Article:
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I had the pleasure of conducting the keynote interview with Michael Stern of JDS at the recent Massey Knakal Multifamily Summit. Michael did a wonderful job answering every question in detail. He told the story of his humble start speculating single family homes in Florida to building one of the highest residential towers in NYC today.

Michael propelled himself into the spotlight by buying a property at 212 West 18th Street in 2009 for around $25 million. That project, which would come to be known a WalkerTower, has to be one of the most successful development projects of all time.

After finding extra FAR using mechanical deductions, Michael and his partner PNG raised the building even higher, towering over his neighbors. The loft style units ultimately sold around $3,000- $4,000/SF, combining for a total sell out of over one billion dollars. The units in the 200,000 square foot building were bought in 2009, so the hard costs ended up at only $400/SF while still providing the highest level of finish.

Michael parlayed these successes into assembling 111 West 57th Street which will rise up 1350 feet. He stated his blended purchase price was $900/SF. Clearly, on this block luxury condos are the obvious exit.

Although luxury condos have received the bulk of JDS’s press building, rental housing has always been Michael’s preference. He has built several projects in Brooklyn.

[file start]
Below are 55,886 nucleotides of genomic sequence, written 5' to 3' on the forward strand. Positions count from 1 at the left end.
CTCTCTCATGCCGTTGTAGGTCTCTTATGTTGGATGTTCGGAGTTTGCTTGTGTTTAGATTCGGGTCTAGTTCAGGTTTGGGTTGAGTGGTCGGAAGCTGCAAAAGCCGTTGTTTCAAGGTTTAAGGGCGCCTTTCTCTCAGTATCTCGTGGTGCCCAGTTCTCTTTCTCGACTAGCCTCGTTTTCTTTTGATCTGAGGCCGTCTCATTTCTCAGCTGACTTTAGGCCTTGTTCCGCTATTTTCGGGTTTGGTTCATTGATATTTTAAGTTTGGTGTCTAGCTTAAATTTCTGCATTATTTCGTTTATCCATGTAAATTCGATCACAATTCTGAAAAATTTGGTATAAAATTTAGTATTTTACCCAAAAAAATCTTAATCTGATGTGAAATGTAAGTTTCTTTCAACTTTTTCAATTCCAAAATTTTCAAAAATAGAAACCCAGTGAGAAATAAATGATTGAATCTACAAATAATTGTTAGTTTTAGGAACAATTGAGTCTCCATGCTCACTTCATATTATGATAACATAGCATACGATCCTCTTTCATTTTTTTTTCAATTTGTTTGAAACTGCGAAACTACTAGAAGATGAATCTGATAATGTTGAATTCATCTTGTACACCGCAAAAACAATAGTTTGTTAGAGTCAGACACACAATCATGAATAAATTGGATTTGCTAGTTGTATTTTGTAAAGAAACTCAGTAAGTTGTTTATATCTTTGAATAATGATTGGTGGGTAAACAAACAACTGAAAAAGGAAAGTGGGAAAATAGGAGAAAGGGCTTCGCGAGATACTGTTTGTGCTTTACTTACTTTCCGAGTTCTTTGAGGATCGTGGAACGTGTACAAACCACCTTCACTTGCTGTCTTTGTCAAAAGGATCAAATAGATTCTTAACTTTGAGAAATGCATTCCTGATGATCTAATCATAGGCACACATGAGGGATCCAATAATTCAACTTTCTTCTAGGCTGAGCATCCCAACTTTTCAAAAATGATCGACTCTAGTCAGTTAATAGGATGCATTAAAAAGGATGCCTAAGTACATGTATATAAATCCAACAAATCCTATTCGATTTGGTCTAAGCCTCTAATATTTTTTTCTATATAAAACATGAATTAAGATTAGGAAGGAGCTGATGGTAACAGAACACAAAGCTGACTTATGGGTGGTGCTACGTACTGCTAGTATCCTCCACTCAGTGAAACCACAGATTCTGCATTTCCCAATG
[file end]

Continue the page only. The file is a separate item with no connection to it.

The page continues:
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He built 202 8th Street in Gowanus, Brooklyn. He achieved $62/ft rents in a market that averaged $50 and below by delivering condo level finishes. Our firm was fortunate to sell the building this year for $37.75 million which is $755/SF.  Michael said selling a rental at this level has far more tax advantages, and provides for a quicker and safer exit.

JDS’s latest rental development is on conEdison’s site at First Avenue, between East 35th and 36th Street, formerly owned by Solow. Michael is building two 80/20 towers which will total 800 units.

Michael struck the deal earlier last year below $300/BSF. He said that at the time the site was large enough that it only attracted a limited amount of suitors. If marketed today, Michael said it would almost certainly go condo as the land is probably worth double.

Michael admits that it is virtually impossible to find land today in NYC priced for rental. On the opposite end of the spectrum, luxury development sites are also nowhere to be found, even at today’s exorbitant land prices as most great sites have already been assembled over the last ten years.

Michael is already looking into London, as well as other cities in the US, as he feels he might have to go elsewhere to keep up his astronomical pace.

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